Sections 318 and 319 of the Criminal Code of Canada make it a criminal offence to advocate genocide, publicly incite hatred, and willfully promote hatred against an “identifiable group” which is defined as any section of the public distinguished by colour, race, religion, national or ethnic origin, age, sex, sexual orientation or mental or physical disability.
Section 2 of the Canadian Charter of Rights and Freedoms guarantees freedom of thought, belief, opinion and expression to all Canadians. However, all Charter rights are subject to reasonable limits that can be demonstrably justified in a free and democratic society.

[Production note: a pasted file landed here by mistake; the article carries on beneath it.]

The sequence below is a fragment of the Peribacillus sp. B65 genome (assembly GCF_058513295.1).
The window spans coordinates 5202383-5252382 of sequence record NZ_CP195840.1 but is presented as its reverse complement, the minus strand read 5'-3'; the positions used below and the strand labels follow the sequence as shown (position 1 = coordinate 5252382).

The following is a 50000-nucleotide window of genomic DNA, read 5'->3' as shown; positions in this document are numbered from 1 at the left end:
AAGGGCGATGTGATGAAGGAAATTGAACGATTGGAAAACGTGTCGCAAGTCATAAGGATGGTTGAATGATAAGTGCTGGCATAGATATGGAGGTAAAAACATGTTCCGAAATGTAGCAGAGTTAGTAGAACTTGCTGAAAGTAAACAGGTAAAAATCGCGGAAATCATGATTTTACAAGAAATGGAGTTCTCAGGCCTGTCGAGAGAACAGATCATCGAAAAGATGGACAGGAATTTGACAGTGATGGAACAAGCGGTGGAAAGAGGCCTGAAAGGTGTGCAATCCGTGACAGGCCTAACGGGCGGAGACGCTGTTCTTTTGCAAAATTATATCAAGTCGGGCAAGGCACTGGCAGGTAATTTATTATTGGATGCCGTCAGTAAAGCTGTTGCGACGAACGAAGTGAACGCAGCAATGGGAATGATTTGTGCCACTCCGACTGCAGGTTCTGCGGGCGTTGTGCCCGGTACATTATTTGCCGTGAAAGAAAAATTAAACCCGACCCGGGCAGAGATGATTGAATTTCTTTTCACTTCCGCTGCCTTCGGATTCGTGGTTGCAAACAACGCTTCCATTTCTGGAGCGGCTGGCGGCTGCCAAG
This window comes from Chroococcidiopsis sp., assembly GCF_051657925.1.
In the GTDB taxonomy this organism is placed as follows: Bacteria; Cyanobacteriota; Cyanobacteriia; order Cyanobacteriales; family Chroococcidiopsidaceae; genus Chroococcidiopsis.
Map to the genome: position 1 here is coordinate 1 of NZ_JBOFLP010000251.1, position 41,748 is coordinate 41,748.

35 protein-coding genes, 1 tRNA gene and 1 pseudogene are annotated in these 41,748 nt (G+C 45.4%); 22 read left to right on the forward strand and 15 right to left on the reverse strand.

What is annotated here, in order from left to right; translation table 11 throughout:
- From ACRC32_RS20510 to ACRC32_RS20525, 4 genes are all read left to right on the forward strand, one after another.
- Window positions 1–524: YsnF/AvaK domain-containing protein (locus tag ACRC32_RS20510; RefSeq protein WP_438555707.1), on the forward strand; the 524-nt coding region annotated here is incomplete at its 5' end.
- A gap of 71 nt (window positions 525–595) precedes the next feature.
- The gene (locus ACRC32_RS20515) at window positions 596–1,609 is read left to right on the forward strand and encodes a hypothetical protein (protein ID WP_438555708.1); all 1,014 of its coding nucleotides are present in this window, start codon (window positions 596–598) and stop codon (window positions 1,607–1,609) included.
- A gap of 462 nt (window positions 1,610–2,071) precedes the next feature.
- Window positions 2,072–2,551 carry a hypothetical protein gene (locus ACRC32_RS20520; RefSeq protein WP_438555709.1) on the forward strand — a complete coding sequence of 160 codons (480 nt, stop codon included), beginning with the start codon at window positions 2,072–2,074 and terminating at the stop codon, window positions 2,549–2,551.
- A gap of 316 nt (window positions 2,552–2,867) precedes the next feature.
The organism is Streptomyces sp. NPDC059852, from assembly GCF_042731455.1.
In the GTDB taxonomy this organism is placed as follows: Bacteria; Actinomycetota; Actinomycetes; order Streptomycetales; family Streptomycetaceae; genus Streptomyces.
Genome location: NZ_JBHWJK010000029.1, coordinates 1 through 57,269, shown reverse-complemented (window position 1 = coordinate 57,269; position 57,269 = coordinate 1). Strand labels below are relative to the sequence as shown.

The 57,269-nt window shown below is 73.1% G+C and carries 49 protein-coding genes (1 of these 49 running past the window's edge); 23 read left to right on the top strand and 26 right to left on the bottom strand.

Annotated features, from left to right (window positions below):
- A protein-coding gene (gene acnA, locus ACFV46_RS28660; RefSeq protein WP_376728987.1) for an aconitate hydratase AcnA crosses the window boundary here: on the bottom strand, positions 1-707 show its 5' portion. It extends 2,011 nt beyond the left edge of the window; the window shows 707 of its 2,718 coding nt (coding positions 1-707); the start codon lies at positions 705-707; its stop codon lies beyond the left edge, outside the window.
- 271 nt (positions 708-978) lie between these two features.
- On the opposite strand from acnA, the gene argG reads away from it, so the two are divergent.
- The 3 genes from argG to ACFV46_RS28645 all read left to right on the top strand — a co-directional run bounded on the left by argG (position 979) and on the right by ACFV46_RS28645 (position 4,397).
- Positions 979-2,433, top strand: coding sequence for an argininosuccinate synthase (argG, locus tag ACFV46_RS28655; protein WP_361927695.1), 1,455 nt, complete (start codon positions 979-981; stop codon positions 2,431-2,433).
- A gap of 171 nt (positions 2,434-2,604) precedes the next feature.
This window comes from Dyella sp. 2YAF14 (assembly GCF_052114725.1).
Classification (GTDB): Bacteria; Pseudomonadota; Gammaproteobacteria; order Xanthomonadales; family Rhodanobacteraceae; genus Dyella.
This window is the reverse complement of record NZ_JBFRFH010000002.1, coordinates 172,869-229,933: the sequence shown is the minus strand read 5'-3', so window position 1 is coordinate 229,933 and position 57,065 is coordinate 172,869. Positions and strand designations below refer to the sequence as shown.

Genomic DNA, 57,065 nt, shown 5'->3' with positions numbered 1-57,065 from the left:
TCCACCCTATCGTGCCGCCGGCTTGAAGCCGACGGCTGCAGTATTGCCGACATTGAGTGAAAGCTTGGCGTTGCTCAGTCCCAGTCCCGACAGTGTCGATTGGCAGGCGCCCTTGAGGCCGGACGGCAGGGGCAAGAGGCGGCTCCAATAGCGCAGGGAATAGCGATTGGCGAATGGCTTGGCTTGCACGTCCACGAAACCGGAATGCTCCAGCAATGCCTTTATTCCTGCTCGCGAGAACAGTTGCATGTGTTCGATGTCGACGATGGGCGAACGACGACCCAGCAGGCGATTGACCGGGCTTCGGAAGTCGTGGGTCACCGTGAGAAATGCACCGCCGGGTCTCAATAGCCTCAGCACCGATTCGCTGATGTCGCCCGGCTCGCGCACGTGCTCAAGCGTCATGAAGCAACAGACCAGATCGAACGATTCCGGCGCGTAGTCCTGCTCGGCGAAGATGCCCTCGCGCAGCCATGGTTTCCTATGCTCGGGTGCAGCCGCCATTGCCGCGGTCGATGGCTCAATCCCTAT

Regulations under the Broadcasting Act prohibit any licensee from broadcasting or distributing programming that contains abusive comments about individuals or groups – comments that would expose an individual, group, or class of individuals to hatred or contempt on discriminatory grounds.
Although these regulations apply to radio, specialty services, broadcast television and pay television, Internet-based communications do not fit the definition of “broadcasting.” The internet has become an essential means for people to access information and services but the downside of this unparalleled information exchange is that, alongside its many valuable resources, it also offers a host of offensive materials – including hateful content – that attempt to inflame public opinion against certain groups of people.
Our panel of experts addressed issues such as:
What is the nature of online hate in Canada?
Why is it so difficult to address online hate?
What are the links between online hate and racist violence or radicalization?